Coeliac disease is an autoimmune condition which can cause chronic inflammation of the small intestine associated with malabsorption of nutrients.1 Pancreatic exocrine insufficiency (PEI) is reported in a subset of patients with coeliac disease, usually without the direct involvement of the pancreas itself.2
As a result of inflammation, decreased release of stimulatory mediators from the small intestine may reduce the secretion of intestinal enzymes and bicarbonate, and also cause asynchrony between gastric emptying following a meal and release of bile and pancreatic enzymes into the small intestine (postcibal asynchrony). This can lead to maldigestion, despite normal secretory capacity of the pancreas.2,3 However, in a subset of patients, pancreatic disease may also be involved.2
In people with coeliac disease, glutens (a class of dietary protein present in wheat, rye and barley) activate an abnormal immune response in the intestinal mucosa.1 This is associated with blunting of intestinal villi, crypt hyperplasia, and lymphocytic infiltration of crypts.3 This mucosal damage is linked to decreased pancreatic exocrine function.3 Coeliac disease is associated with both gastrointestinal and non-gastrointestinal manifestations, including pancreatic disease itself.2,3 Complications of untreated coeliac disease can be serious, including osteoporosis or malignancy.2
Coeliac disease is common, affecting approximately 1% of the population.2,3 People with autoimmune conditions or a first-degree family history of coeliac disease are at increased risk.2
Steatorrhoea, characterized by foul-smelling, greasy stools, is a typical clinical manifestation of severe PEI.3,5 Malabsorption associated with PEI, characterized by steatorrhoea, weight loss and malnutrition, is associated with deficiencies of fat soluble vitamins: A, D, E and K, minerals, and essential fatty and amino acids.4,5
Complications from maldigestion and malabsorption may have a progressive and detrimental effect on a patient’s wellbeing and impact the outcome of the underlying disease, and increase morbidity and mortality.4,5 For further information on the complications of PEI, CLICK HERE.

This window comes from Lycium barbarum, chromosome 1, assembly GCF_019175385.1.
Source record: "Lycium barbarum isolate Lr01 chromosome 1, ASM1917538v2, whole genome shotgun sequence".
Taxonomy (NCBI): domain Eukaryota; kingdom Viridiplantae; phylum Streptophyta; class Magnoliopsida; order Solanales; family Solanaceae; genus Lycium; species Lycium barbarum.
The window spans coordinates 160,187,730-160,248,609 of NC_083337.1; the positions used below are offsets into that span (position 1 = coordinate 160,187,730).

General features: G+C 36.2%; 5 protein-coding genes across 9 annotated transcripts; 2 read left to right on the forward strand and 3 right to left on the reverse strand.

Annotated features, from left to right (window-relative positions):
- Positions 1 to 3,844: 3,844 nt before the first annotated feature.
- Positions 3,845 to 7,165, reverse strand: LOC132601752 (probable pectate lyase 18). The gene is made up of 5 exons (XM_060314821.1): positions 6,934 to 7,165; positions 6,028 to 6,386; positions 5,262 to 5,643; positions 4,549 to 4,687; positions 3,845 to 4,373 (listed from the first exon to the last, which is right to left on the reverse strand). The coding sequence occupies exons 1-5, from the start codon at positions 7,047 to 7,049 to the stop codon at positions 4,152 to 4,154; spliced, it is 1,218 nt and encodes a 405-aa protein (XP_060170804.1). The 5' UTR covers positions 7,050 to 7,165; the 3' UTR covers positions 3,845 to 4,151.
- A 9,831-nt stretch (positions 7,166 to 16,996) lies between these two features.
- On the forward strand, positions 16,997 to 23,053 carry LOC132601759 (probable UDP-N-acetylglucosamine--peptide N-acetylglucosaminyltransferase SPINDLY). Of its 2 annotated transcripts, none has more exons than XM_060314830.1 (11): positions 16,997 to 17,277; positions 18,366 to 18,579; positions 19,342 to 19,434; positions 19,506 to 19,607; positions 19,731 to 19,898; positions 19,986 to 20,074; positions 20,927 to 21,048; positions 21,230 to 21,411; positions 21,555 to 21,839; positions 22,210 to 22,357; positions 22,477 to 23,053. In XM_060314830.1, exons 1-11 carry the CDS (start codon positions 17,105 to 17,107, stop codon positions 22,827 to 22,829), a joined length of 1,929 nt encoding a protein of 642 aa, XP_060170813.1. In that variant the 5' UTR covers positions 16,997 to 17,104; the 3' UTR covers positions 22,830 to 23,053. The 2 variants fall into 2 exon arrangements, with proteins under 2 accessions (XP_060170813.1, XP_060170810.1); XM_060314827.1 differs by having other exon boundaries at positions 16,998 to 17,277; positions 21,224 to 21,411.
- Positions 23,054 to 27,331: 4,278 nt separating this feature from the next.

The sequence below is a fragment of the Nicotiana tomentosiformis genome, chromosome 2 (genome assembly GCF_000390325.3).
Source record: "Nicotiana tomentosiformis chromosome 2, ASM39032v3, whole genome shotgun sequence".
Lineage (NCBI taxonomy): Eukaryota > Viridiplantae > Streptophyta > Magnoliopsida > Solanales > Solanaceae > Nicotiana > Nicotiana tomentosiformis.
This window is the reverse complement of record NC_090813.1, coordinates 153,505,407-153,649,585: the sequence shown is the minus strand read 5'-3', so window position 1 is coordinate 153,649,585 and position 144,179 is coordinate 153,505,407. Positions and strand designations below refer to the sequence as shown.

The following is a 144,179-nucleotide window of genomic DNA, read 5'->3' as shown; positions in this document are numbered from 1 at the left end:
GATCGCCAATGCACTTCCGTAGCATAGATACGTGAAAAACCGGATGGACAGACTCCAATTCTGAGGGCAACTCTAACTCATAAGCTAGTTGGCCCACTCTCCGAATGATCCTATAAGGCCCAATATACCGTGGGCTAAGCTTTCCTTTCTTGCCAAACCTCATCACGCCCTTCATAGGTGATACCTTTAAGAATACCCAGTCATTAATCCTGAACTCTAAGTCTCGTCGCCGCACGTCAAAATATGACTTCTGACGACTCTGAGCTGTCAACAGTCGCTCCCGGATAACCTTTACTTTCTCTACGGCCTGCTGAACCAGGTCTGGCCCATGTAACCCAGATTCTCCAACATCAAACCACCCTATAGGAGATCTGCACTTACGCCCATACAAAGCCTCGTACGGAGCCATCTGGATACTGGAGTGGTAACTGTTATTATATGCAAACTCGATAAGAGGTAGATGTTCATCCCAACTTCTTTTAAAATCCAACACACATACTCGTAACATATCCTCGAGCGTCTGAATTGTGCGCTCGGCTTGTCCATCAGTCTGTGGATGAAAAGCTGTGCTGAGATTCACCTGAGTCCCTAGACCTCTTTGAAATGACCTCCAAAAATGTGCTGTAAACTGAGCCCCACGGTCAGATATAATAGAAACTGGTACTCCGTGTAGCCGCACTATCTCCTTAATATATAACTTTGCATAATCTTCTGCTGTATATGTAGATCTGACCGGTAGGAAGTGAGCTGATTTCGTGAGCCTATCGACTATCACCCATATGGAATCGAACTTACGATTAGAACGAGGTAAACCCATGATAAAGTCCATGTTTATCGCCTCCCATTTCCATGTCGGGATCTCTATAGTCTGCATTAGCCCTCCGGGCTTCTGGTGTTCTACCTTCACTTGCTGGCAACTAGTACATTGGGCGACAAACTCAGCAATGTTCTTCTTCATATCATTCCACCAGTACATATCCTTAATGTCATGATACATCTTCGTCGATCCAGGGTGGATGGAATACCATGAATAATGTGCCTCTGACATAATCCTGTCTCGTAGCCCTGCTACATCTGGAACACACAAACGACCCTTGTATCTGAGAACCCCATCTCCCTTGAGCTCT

Diagnosis of PEI
To diagnose coeliac disease, serological testing is required, with detection of IgA and IgA tissue transglutaminase as the first choice.1
There are several methods available for diagnosing PEI, with the indirect methods being the most frequently used in the clinical setting.
For more information on diagnosing PEI, CLICK HERE.
The core treatment of coeliac disease is a lifelong gluten-free diet.1 Generally, PEI is limited to patients with mucosal damage and can be reversed after initiation of a gluten-free diet. There is evidence that concomitant treatment with PERT may increase weight gain compared with a gluten-free diet alone.2
To learn more about the treatment of PEI with PERT in general, dosing of PERT, and other aspects of PEI management, CLICK HERE.
- Internal Clinical Guidelines Team (UK). Coeliac Disease: Recognition, Assessment and Management. 2015. London: National Institute for Health and Care Excellence (UK). Available from: https://www.ncbi.nlm.nih.gov/pubmedhealth/PMH0079298/pdf/PubMedHealth_PMH0079298.pdf. [Cited 20 February 2018].
- Keller J, Layer P. Human pancreatic exocrine response to nutrients in health and disease. Gut. 2005;54(Suppl VI):vi1–vi28.
- Smith RC, Smith SF, Wilson J, Pearce C, Wray N, Vo R, et al. Australasian guidelines for the management of pancreatic exocrine insufficiency. Australasian Pancreatic Club. October 2015. pp 1–122.
- Sikkens EC, Cahen DL, van Eijck C, Kuipers EJ, Bruno MJ. The daily practice of pancreatic enzyme replacement therapy after pancreatic surgery: a Northern European survey. enzyme replacement after surgery. J Gastrointest Surg. 2012;16:1487–1492.
- Domínguez-Muñoz JE. Pancreatic exocrine insufficiency: diagnosis and treatment. J Gastroenterol Hepatol. 2011;26(Suppl 2):12–16.